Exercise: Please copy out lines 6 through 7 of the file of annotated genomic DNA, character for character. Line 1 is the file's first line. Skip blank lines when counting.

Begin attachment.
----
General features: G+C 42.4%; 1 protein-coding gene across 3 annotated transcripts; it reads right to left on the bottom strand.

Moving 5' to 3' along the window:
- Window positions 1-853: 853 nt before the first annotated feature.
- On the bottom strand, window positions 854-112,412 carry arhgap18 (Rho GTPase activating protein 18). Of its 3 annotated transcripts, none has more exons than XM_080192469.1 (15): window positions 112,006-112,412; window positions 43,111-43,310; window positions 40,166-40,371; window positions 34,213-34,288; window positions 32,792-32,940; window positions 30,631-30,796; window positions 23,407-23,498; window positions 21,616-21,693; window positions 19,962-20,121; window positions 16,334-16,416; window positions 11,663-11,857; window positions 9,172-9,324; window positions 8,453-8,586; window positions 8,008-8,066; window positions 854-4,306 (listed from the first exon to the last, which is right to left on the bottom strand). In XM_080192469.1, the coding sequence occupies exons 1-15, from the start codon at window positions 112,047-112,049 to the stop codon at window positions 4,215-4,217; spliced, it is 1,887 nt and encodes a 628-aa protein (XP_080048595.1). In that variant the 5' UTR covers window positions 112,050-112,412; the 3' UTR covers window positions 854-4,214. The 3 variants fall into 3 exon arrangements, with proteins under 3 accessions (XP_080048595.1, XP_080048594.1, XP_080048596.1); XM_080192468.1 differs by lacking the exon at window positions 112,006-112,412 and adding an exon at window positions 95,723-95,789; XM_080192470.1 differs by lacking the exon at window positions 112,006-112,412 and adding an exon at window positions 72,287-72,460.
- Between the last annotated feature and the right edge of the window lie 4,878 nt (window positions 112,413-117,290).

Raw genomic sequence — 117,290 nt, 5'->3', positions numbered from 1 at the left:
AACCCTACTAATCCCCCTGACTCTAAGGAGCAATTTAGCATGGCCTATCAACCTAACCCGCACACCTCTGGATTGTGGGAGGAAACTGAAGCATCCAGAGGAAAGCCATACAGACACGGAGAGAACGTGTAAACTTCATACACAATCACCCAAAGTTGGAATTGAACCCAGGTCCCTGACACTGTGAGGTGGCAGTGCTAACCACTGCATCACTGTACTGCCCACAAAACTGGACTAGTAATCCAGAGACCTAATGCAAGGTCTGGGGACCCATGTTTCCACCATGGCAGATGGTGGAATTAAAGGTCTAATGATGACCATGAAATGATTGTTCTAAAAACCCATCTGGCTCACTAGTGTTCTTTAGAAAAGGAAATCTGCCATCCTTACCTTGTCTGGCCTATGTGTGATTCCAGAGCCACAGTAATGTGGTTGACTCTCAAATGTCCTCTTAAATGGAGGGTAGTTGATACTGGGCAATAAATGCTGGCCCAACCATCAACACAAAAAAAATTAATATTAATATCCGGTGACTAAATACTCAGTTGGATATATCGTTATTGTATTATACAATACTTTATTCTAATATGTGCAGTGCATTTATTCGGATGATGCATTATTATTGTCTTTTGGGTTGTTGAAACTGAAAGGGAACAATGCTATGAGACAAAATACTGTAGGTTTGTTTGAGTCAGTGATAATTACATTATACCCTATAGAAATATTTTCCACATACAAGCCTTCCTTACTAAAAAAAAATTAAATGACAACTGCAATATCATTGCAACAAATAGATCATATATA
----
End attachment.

Raw genomic sequence — 117,290 nt, 5'->3', positions numbered from 1 at the left:
AACCCTACTAATCCCCCTGACTCTAAGGAGCAATTTAGCATGGCCTATCAACCTAACCCGCACACCTCTGGATTGTGGGAGGAAACTGAAGCATCCAGAGGAAAGCCATACAGACACGGAGAGAACGTGTAAACTTCATACACAATCACCCAAAGTTGGAATTGAACCCAGGTCCCTGACACTGTGAGGTGGCAGTGCTAACCACTGCATCACTGTACTGCCCACAAAACTGGACTAGTAATCCAGAGACCTAATGCAAGGTCTGGGGACCCATGTTTCCACCATGGCAGATGGTGGAATTAAAGGTCTAATGATGACCATGAAATGATTGTTCTAAAAACCCATCTGGCTCACTAGTGTTCTTTAGAAAAGGAAATCTGCCATCCTTACCTTGTCTGGCCTATGTGTGATTCCAGAGCCACAGTAATGTGGTTGACTCTCAAATGTCCTCTTAAATGGAGGGTAGTTGATACTGGGCAATAAATGCTGGCCCAACCATCAACACAAAAAAAATTAATATTAATATCCGGTGACTAAATACTCAGTTGGATATATCGTTATTGTATTATACAATACTTTATTCTAATATGTGCAGTGCATTTATTCGGATGATGCATTATTATTGTCTTTTGGGTTGTTGAAACTGAAAGGGAACAATGCTATGAGACAAAATACTGTAGGTTTGTTTGAGTCAGTGATAATTACATTATACCCTATAGAAATATTTTCCACATACAAGCCTTCCTTACTAAAAAAAAATTAAATGACAACTGCAATATCATTGCAACAAATAGATCATATATA